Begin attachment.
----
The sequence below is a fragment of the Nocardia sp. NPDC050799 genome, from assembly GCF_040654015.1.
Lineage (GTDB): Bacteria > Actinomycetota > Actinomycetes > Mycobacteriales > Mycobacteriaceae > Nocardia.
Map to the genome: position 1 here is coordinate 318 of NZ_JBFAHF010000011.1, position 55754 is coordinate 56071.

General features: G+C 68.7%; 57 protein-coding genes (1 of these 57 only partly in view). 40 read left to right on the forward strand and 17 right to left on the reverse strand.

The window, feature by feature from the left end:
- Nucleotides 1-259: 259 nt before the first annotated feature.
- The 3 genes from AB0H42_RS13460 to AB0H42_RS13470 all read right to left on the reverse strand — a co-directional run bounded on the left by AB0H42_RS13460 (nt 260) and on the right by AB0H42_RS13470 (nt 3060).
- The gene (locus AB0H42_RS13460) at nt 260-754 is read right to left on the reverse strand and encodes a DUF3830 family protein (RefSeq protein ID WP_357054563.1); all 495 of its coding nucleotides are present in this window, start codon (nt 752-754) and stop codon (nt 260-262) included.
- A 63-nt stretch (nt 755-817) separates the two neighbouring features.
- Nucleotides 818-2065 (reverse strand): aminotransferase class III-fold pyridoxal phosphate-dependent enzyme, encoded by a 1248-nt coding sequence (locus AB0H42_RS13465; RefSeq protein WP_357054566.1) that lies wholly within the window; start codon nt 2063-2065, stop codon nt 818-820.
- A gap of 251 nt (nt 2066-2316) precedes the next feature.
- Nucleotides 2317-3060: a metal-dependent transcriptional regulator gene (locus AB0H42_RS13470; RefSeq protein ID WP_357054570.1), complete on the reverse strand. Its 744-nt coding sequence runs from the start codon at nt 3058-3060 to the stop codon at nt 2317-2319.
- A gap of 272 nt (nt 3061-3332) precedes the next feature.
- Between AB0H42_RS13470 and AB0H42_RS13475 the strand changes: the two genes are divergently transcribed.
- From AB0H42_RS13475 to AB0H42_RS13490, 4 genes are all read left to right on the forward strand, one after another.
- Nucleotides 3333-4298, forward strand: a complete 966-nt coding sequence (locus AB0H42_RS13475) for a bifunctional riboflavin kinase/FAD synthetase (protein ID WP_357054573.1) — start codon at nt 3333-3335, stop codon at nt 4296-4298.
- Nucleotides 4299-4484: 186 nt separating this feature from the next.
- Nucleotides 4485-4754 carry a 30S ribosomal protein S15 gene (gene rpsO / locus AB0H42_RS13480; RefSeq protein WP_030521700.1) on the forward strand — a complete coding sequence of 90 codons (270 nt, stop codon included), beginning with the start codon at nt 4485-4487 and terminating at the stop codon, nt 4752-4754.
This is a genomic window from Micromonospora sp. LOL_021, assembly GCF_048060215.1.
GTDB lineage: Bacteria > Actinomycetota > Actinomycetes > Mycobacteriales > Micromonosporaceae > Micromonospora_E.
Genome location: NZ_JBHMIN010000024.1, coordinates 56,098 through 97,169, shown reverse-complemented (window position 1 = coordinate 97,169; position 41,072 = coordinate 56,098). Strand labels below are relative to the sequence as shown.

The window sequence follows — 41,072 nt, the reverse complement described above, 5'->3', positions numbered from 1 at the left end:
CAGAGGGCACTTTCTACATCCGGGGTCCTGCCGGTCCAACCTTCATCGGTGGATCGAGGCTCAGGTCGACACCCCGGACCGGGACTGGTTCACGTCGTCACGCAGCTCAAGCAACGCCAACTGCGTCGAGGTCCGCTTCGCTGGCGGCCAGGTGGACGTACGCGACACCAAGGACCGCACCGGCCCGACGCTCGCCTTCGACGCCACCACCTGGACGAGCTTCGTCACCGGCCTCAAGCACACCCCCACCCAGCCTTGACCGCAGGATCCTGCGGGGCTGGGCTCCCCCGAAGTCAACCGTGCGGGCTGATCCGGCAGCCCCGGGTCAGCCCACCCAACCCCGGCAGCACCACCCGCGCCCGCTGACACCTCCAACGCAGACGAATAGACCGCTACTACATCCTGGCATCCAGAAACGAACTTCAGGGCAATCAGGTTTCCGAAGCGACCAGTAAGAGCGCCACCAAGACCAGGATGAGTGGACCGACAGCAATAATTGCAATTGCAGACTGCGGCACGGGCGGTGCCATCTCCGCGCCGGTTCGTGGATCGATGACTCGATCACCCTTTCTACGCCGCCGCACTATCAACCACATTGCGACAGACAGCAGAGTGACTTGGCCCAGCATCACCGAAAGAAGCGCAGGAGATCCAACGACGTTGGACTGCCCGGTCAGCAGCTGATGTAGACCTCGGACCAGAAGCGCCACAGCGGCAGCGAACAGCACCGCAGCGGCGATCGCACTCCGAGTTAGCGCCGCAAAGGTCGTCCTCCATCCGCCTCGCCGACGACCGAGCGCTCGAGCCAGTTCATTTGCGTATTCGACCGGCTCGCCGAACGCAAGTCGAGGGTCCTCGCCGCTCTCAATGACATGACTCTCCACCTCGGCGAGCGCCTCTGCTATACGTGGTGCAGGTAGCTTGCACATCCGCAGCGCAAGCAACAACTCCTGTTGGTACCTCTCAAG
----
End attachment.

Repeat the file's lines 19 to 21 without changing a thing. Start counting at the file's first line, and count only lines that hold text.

This is a genomic window from Micromonospora sp. LOL_021, assembly GCF_048060215.1.
GTDB lineage: Bacteria > Actinomycetota > Actinomycetes > Mycobacteriales > Micromonosporaceae > Micromonospora_E.
Genome location: NZ_JBHMIN010000024.1, coordinates 56,098 through 97,169, shown reverse-complemented (window position 1 = coordinate 97,169; position 41,072 = coordinate 56,098). Strand labels below are relative to the sequence as shown.